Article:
Anonymous User
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Re: Geting a Job in Business/In-House Counsel

Postby Anonymous User » Thu Jan 26, 2012 1:05 pm

There are a few that have programs (i.e. Cargill in MN) while most others want 2-4 years experience at a large law firm before they'll take you on. There are also certain departments within a company which will hire while others won't (3M's patent group will hire straight out but you need the patent bar eligibility while their general counsel's group won't).

For the most part, you need some ties to the corporation to get an entry level position if they don't have an actual program (family, worked there before...something). I'd agree with the above that it's definitely a rarity though

Anonymous User
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Re: Geting a Job in Business/In-House Counsel

Postby Anonymous User » Thu Jan 26, 2012 6:13 pm

You don't necessarily need to come from a large firm to work in-house. It depends on the field you work in, many of which are going to be at large firms, but not all. For example, I know someone who worked at a 4-attorney patent boutique firm for about 1 year and was offered a position within HP's IP department.

I know a few 3Ls who worked in-house for their 2L summer and they have received offers at their companies. However, it's definitely not something you can expect.

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NoleinNY
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Re: Geting a Job in Business/In-House Counsel

Postby NoleinNY » Thu Jan 26, 2012 11:28 pm

I agree that it is very rare to get an in-house gig directly out of law school, but it is possible to get those positions without a T14 resume or a relative working there. I know this is anecdotal (just making an illustration) I know someone who graduated from a freaking TTT (Southwestern) and went directly in-house for a major movie studio. This was accomplished by interning there 1L summer, partime during school, 2L summer, etc.

Moral? It's possible for the non-elite / non-blood connected, but it is very risky and you need to work at it and build connections.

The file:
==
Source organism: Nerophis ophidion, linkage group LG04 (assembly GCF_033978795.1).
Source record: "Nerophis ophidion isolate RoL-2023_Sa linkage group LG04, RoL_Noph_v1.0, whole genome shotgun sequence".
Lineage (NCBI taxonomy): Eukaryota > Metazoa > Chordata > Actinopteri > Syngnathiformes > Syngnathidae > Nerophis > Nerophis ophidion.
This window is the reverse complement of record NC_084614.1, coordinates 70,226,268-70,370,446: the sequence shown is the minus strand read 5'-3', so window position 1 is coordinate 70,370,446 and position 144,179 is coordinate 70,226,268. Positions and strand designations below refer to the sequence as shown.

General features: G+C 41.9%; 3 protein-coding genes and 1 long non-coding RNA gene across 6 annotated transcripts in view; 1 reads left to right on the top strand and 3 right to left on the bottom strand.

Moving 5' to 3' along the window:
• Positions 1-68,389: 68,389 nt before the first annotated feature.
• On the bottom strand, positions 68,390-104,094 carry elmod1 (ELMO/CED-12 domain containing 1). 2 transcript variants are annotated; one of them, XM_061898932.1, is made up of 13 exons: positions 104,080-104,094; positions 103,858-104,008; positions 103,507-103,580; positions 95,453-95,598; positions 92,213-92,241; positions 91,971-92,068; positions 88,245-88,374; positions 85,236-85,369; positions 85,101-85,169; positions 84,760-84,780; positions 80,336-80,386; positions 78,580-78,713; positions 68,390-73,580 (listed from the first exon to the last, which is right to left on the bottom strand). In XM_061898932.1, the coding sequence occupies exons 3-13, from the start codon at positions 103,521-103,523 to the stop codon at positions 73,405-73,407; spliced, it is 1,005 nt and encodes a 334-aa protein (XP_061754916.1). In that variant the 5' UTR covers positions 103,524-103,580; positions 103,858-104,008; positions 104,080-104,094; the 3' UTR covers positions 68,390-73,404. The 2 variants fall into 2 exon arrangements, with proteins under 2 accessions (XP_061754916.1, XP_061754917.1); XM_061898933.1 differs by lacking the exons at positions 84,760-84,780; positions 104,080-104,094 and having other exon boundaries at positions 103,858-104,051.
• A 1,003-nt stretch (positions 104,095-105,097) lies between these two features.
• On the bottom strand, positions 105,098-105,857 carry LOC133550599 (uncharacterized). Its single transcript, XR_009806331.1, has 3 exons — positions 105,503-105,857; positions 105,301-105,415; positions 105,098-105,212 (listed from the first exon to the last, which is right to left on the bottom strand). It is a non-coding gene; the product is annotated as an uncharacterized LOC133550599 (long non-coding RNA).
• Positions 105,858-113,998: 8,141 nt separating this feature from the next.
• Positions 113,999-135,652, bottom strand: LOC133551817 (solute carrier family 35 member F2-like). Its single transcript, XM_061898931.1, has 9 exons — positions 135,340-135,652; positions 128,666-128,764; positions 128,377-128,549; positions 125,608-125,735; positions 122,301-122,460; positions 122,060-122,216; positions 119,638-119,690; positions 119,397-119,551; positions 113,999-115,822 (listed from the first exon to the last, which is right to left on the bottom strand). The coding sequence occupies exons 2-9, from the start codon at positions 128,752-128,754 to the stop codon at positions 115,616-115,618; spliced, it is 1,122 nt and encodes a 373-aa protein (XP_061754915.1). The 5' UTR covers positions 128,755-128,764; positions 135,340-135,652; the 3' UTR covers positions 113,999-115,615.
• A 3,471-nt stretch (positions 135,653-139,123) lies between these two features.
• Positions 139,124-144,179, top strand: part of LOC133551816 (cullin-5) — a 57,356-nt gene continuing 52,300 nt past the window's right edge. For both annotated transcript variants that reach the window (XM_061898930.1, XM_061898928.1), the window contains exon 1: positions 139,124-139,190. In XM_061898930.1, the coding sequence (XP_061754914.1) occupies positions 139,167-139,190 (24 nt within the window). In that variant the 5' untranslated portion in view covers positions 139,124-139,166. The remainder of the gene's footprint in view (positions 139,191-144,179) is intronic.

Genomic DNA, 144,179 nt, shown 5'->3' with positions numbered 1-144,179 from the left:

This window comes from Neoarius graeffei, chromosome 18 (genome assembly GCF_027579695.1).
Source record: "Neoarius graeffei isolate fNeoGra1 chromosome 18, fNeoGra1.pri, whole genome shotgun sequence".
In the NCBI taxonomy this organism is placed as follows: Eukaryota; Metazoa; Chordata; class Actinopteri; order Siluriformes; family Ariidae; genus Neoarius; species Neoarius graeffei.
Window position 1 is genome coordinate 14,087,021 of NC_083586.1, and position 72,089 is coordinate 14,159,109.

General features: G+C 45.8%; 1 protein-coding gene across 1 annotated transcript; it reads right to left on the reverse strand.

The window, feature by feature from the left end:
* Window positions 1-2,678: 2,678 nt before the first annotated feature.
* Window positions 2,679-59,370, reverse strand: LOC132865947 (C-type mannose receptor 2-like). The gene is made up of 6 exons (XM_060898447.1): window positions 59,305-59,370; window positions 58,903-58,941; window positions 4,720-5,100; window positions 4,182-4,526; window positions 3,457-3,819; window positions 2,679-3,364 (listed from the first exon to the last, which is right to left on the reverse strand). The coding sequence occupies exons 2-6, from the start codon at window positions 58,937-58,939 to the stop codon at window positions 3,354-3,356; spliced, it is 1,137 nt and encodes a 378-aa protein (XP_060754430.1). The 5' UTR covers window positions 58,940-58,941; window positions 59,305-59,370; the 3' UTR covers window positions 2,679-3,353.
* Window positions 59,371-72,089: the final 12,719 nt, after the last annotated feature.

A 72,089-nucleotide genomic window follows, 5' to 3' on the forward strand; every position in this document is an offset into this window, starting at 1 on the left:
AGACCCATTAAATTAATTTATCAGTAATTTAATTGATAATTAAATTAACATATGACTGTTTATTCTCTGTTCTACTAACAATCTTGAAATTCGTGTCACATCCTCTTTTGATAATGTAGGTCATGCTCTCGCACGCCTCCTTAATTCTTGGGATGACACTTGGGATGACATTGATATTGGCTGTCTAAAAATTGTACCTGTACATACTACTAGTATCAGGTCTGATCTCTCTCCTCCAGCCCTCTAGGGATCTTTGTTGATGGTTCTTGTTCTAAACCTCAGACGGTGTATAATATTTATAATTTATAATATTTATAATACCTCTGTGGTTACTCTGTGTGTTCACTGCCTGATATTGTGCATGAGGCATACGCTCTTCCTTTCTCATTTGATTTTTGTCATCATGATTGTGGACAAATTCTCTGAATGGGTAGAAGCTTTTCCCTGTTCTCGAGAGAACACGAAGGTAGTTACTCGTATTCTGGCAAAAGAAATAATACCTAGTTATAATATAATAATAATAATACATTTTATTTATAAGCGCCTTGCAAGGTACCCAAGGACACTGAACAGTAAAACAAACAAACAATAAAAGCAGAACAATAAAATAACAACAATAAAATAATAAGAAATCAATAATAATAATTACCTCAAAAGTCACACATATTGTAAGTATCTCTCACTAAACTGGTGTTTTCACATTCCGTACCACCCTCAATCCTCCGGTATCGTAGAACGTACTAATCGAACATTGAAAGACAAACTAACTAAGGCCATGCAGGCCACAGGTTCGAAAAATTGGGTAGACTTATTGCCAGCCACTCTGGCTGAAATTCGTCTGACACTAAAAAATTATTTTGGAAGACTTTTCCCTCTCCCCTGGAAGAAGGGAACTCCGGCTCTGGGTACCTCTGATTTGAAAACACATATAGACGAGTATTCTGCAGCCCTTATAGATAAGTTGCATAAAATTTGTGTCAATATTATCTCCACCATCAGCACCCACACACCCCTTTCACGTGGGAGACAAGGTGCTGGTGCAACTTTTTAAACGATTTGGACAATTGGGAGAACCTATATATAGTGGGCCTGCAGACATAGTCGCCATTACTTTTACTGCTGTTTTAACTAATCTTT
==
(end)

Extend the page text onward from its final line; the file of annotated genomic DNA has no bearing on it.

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crazycanuck
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Re: Geting a Job in Business/In-House Counsel

Postby crazycanuck » Fri Jan 27, 2012 2:50 am

This is quite rare. I audit a lot of very large corporation and very few of them have legal departments, they usually just have a law firm on retainer if they need constant legal advice. There might be a couple every here or there. Banks have a few more than others it seems, mining and oil and gas often have a few too.

However, if you want to get into business, the biglaw->corporation route is not the most efficient in any way.

bdubs
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Re: Geting a Job in Business/In-House Counsel

Postby bdubs » Fri Jan 27, 2012 3:39 am

crazycanuck wrote:This is quite rare. I audit a lot of very large corporation and very few of them have legal departments, they usually just have a law firm on retainer if they need constant legal advice. There might be a couple every here or there. Banks have a few more than others it seems, mining and oil and gas often have a few too.

However, if you want to get into business, the biglaw->corporation route is not the most efficient in any way.


Basically every large business in the US has at least one in house lawyer, some have in house departments that rival a law firm in size. Almost all of these companies hire experienced lawyers from biglaw firms. Only a few actually hire fresh grads, all of the ones I know of have already been mentioned ITT.